He turned to his teachers for ideas. Together, and with the assistance of a two-year transformation program, they rethought the whole business of education at Oostburg, and they settled on some surprising conclusions:
- Teachers should have more power to figure out how to teach their own students.
- Students needed to be encouraged to be more ambitious at an earlier age — whether their plans included a four-year college, a two-year tech school or heading straight into the workforce.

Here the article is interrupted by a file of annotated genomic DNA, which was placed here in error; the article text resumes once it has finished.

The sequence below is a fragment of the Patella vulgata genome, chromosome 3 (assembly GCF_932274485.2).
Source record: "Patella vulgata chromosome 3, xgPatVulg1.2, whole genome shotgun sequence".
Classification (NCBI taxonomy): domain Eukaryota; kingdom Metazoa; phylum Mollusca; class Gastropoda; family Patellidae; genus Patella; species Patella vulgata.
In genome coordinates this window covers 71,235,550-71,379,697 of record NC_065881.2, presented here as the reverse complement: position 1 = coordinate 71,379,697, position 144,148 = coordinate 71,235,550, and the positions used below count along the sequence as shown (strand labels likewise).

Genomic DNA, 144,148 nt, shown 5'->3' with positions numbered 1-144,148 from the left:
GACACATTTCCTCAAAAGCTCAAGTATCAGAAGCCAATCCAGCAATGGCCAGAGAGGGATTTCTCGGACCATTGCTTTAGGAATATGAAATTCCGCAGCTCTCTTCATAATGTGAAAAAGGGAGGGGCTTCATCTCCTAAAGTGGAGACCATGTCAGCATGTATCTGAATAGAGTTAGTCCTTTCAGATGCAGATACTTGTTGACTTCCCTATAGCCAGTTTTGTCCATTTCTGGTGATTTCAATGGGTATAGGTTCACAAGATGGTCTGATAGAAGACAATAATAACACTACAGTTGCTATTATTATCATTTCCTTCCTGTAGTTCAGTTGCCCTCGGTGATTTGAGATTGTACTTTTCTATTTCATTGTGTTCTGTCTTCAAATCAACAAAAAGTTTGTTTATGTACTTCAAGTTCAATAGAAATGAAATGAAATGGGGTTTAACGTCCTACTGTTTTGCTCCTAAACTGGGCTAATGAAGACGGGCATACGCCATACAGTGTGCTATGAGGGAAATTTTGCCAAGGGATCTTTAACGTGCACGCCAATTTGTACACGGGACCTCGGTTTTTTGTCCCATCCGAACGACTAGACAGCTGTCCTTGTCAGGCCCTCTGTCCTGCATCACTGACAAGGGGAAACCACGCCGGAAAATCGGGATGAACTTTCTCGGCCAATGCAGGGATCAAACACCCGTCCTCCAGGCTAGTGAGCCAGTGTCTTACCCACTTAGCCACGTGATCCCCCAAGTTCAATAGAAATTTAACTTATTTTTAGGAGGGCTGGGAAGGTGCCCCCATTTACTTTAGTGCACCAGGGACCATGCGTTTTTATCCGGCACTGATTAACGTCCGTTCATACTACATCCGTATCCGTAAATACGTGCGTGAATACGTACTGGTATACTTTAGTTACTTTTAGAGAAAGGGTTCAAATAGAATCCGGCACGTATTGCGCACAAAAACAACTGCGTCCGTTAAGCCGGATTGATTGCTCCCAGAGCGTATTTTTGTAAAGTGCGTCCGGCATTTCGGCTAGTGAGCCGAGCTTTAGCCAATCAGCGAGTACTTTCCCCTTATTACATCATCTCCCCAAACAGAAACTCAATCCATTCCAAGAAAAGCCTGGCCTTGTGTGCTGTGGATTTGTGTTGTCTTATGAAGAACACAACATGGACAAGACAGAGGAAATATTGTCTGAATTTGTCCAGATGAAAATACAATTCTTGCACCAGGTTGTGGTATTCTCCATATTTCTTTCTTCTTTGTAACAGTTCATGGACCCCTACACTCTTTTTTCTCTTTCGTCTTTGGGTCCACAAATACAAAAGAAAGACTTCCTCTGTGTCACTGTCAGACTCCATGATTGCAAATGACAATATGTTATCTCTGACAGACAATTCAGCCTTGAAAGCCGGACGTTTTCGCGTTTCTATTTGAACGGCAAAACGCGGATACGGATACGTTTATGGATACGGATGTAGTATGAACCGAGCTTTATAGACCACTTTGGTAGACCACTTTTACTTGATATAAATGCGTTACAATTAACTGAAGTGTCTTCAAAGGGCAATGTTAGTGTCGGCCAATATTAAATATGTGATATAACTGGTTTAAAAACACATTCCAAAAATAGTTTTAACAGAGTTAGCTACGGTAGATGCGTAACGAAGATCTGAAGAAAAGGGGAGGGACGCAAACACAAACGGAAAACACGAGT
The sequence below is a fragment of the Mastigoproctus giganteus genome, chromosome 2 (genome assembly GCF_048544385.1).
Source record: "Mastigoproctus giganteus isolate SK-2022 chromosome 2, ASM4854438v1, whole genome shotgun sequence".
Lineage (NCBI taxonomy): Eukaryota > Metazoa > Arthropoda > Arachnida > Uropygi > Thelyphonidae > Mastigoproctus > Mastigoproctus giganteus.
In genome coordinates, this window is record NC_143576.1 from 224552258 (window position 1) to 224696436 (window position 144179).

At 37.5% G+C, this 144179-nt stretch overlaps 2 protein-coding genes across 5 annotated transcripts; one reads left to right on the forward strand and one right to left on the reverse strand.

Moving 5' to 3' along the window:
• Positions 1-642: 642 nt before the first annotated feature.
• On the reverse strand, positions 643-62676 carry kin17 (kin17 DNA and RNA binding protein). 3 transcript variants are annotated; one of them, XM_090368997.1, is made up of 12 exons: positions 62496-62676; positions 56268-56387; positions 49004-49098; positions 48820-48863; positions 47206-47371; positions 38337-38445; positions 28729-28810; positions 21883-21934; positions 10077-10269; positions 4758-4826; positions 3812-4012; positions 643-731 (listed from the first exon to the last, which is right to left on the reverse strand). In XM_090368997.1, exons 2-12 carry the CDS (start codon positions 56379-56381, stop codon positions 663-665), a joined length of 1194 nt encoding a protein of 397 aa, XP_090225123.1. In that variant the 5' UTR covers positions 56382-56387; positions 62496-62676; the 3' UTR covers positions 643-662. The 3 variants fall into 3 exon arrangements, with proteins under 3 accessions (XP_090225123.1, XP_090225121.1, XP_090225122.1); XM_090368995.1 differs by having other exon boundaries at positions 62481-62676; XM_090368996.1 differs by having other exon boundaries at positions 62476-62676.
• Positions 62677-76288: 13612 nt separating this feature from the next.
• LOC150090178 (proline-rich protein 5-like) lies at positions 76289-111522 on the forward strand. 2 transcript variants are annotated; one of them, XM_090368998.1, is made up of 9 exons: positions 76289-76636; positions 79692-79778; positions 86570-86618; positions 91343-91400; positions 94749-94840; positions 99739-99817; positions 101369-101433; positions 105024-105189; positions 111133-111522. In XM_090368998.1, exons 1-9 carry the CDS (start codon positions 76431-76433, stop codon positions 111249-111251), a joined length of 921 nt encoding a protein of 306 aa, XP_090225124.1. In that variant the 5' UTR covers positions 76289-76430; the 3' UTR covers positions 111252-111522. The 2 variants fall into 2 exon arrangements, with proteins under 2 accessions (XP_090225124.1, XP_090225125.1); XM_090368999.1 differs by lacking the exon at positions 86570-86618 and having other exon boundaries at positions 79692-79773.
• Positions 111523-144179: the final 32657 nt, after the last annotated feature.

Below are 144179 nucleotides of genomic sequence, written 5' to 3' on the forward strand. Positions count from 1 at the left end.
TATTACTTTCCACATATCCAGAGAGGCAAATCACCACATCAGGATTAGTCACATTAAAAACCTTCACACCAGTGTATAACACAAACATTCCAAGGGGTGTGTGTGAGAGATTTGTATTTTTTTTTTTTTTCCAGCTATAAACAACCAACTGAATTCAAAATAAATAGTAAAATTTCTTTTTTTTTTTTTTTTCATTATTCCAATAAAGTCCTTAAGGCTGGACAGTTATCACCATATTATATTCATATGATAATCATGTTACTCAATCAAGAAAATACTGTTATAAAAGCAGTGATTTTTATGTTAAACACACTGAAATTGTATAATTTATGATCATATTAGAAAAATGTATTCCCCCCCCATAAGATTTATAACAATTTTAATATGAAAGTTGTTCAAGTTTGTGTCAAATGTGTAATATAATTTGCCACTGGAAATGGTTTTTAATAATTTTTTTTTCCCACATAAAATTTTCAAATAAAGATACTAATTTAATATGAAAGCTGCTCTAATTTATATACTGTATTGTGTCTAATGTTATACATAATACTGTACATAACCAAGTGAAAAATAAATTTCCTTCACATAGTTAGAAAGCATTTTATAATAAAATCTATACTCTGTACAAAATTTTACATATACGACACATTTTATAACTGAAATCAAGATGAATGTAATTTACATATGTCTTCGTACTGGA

- And Oostburg’s schools really should teach to the test — often viewed cynically as a sign of systemic wrongheadedness — because the test had the same goals as the schools did. But not quite in the way you’d think.
Seven years later, the results are hard to argue with.
Oostburg’s 2018-19 ACT scores were seventh out of nearly 400 schools — in a tier where every other school spends more per pupil and household incomes are higher than in the little village 10 miles south of Sheboygan.
And student participation in Advanced Placement courses and exams increased sixteenfold, data from the state Department of Public Instruction show.